Book Review: The Blue Box by Sallie Bingham
Sallie Bingham was given a blue box, filled with artifacts and writings from her mother, grandmother, and great-grandmother, and turned its contents into The Blue Box. The book adds a great deal of factual information to what is already known and written about the Bingham family, but little is done by Bingham to connect the text to larger, external themes. However, she does make intra-text connections a handful of times—such as when she connects the women to each other through their writing. For example, Bingham discusses her great-grandmother’s memoir, written for her granddaughters. “And yet there is a link: dark enchantment, punishment, pain, and suffering—all of which Sallie carefully avoids—will become the stuff of her daughter Helena’s fiction.” Moments like this are the closest The Blue Box gets to any sort of referent, outside or otherwise. And Bingham seems to have inherited this self-selectivity in writing from her great-grandmother and grandmother, because there are several seemingly ripe contextual scenarios available to her that she passes up time and again.
The Blue Box is separated simply into three main sections, plus an introduction and afterword. These three sections are divided strictly by the life of each of the three women, with smaller divisions made wordlessly by a dot between paragraphs. Unframed as the smaller divisions are, each life is an expanse of girlhood and courting, marriage and childbearing. Each section unfolds the way life happens—the melt of time passing, the enfolding of who came before into the life of who lives now. Although this book is written about Bingham’s own ancestors, she mostly keeps herself and her now out of the book. The author’s hand only appears in a very restrained way, and the readers are almost never directly addressed, save for a few generalized ‘we’ statements and philosophical questions in the introduction and afterword. The reader is left to make their own larger-context connections, beyond the linear narratives of the three women.
In Bingham’s biography, photographs are illustrative supplementals. Part one, which is about Bingham’s great-grandmother Sallie, provides several photographs, among them one of her in a photo of the 1907 Richmond Women’s Club. A paragraph on the same page as the photograph describes the image:
In an official club portrait taken in 1907, halfway through her term as an active member, Sallie looks extraordinarily assured, her sculpted lips set. At fifty-seven, her creamy skin is shown to advantage in the scoop neck of her black silk gown. Her dark blond hair is arranged becomingly in a chignon, with curls tendriling across her forehead; her beautifully set eyes express calm confidence.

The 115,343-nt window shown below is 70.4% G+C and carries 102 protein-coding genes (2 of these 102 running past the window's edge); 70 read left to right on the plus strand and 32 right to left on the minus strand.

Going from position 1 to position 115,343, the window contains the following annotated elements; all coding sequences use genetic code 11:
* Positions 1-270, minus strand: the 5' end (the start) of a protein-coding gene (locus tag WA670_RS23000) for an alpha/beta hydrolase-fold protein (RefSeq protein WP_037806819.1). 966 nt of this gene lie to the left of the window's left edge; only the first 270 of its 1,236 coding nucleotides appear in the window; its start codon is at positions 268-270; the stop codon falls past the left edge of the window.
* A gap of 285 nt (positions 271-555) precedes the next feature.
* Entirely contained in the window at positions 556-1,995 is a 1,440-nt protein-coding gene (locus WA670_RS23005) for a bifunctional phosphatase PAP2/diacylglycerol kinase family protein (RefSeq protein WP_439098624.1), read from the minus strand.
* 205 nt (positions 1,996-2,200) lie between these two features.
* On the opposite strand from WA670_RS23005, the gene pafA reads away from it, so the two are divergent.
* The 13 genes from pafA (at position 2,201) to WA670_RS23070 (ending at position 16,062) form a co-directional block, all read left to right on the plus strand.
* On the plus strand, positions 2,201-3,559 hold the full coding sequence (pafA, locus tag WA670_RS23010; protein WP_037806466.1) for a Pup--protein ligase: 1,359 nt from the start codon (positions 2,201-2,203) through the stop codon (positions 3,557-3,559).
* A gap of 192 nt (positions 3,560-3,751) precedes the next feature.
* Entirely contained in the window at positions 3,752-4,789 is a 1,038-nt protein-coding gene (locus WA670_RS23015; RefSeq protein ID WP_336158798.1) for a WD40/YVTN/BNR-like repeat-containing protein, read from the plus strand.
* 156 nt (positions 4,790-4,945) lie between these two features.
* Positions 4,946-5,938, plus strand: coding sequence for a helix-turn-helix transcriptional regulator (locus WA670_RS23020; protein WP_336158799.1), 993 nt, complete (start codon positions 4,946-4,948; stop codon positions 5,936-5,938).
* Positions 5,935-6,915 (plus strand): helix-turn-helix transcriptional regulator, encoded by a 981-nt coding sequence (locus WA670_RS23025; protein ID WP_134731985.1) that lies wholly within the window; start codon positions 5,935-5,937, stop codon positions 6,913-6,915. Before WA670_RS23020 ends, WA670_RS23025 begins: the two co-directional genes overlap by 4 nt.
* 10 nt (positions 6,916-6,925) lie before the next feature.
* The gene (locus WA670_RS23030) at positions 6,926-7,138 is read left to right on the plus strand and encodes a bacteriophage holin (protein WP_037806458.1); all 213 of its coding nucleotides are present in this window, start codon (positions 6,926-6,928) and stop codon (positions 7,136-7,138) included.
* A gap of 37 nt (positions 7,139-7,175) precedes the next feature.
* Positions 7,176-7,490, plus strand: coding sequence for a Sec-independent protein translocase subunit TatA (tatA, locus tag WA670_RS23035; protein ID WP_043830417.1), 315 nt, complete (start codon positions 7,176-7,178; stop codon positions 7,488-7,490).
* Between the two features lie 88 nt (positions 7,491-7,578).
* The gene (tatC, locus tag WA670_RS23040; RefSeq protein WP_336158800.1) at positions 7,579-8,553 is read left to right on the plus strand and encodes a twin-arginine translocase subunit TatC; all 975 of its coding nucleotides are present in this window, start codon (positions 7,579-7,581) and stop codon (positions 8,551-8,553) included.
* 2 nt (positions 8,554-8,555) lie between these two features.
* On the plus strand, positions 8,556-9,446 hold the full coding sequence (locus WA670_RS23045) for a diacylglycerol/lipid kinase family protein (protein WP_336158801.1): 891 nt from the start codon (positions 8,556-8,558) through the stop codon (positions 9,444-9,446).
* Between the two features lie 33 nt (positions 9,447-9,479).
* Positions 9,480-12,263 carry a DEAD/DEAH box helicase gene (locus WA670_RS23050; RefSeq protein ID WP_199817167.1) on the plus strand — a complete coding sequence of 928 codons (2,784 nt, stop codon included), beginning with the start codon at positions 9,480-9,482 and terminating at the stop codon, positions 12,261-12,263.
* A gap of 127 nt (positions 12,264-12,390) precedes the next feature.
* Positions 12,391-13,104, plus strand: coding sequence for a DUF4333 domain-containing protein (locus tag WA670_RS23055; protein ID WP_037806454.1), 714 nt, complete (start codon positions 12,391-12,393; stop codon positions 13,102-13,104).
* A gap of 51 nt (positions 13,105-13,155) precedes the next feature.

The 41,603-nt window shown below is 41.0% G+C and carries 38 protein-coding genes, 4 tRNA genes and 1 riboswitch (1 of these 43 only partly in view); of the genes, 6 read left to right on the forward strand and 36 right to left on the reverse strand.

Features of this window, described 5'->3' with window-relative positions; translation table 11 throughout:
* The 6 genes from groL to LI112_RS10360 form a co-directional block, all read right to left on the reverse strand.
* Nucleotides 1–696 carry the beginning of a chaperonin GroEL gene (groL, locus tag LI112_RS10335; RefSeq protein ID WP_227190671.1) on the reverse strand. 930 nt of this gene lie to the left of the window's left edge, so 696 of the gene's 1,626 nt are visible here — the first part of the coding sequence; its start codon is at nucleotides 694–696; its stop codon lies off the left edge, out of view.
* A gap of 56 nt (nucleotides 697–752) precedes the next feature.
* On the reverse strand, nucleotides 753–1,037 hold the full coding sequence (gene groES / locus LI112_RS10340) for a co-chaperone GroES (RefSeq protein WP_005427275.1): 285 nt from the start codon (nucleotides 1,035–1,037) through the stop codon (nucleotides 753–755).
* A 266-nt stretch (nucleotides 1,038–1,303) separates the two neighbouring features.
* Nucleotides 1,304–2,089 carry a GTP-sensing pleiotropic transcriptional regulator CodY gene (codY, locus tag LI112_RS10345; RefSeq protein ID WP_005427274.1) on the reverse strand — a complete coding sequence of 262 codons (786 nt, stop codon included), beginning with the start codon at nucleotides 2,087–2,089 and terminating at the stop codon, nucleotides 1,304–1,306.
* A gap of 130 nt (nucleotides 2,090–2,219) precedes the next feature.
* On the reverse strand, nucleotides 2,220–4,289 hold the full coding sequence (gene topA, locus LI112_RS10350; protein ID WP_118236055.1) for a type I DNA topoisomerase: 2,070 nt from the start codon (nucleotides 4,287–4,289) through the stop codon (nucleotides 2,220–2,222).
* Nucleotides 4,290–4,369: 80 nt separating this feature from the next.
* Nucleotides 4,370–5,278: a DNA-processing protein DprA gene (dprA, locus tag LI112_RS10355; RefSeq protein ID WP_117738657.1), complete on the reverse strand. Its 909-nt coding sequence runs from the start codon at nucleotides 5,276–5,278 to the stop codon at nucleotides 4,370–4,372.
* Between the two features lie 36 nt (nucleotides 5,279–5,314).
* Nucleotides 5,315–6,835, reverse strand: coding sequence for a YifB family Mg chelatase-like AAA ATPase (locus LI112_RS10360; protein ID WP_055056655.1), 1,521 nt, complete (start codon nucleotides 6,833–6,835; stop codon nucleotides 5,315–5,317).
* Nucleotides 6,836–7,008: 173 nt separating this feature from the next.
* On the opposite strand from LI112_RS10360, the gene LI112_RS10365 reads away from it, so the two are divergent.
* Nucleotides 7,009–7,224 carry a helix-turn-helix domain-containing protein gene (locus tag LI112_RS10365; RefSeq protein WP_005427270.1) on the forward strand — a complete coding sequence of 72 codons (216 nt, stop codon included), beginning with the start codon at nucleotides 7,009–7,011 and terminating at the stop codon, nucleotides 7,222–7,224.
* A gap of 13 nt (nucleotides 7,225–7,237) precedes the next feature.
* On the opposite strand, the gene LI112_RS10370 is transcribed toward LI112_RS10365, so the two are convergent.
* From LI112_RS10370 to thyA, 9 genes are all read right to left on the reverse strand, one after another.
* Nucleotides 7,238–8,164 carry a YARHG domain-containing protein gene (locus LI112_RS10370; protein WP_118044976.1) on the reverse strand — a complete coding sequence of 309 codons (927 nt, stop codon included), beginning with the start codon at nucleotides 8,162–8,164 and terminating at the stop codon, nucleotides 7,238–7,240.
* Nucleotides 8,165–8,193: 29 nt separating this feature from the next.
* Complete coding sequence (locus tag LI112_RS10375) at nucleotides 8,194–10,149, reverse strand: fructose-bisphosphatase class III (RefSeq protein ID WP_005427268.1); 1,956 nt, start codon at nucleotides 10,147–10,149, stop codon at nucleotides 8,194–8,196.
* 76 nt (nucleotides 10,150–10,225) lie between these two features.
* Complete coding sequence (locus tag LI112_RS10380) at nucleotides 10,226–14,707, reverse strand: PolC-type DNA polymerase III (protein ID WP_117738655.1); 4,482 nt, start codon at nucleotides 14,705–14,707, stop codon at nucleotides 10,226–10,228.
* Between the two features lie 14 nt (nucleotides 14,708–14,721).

Little is added to the audience’s understanding by this description. It, although eloquent, is an echo exact of the picture. The contents of the blue box of the title are brought into the text, but not in a way that lets them stand on their own, or leads the readers to a greater understanding of an overarching theme. There is no animation, as Barthes would say. The question then is whether this quickening is absolutely needed to justify the addition of the photograph to the text. What would be lost if Sallie’s “beautifully set eyes” were available to the reader only through text and the photo omitted? As an audience we are not called on by Bingham to find anything that cannot be articulated by words in the photograph. The photo does not stand on its own with the other included photographs to create their own narrative beyond simply they were.
What readers, without complicating the context, or troubling the histories—instead merely presenting it—does Bingham’s biographical accounts benefit? In one particularly frustrating example, Bingham brings the readers so close to an insight, but backs down at the last moment. This lost opportunity for connection is present in the third section, her mother’s narrative, where Bingham describes how her mother had to choose which of her husband’s letters to donate to a library for an archive, and which to keep at home—“Her reasoning for either choice is open to interpretation, as it was not recorded in either place.” A little dot demarking a shift in time follows this quotation directly, closing that line of thought, leaving the interpretation only supposed, but never acted upon.
Most prominent throughout is the way the contents of the blue box show how generations of women in her family have been blind to matters of race. This issue comes up on the very first page of the book. “All three women were tiny, but they held their heads high,” Bingham states as a matter of group introduction. She continues, “though their pride was based in part on an unexamined faith, never directly spoken, in their racial superiority.” Though Bingham acknowledges her maternal ancestors recorded their lives as they wanted them to appear and not in a strictly factual way (as humans tend to do), there is no line of questioning or reflection on this issue beyond the cursory mentioning and pointing out when it happens. Bingham’s The Blue Box is not bold in its supposing. Instead historical missteps float on by, unexamined. One gets the sense that this topic is uncomfortable for Bingham to speak about, instead of seeing this unknown as fruitful territory for dialogue with the audience. It is a complication of the past in light of the present that is so very missing. Does this omission make it less of a biography? No. But, because Bingham actively turns away from engagement with the big topics the lives she re-creates bring up, it means she also turns away from a connection with her audience.
Lesley Ann Wheeler is a writer and teacher in Kansas City. Her hybrid essays have appeared in Omniverse and Bone Bouquet (as the 2013 Bone Bouquet Experimental Prose Contest winner). She holds a BFA from the Pratt Institute, and an MFA from the Iowa Writers’ Workshop.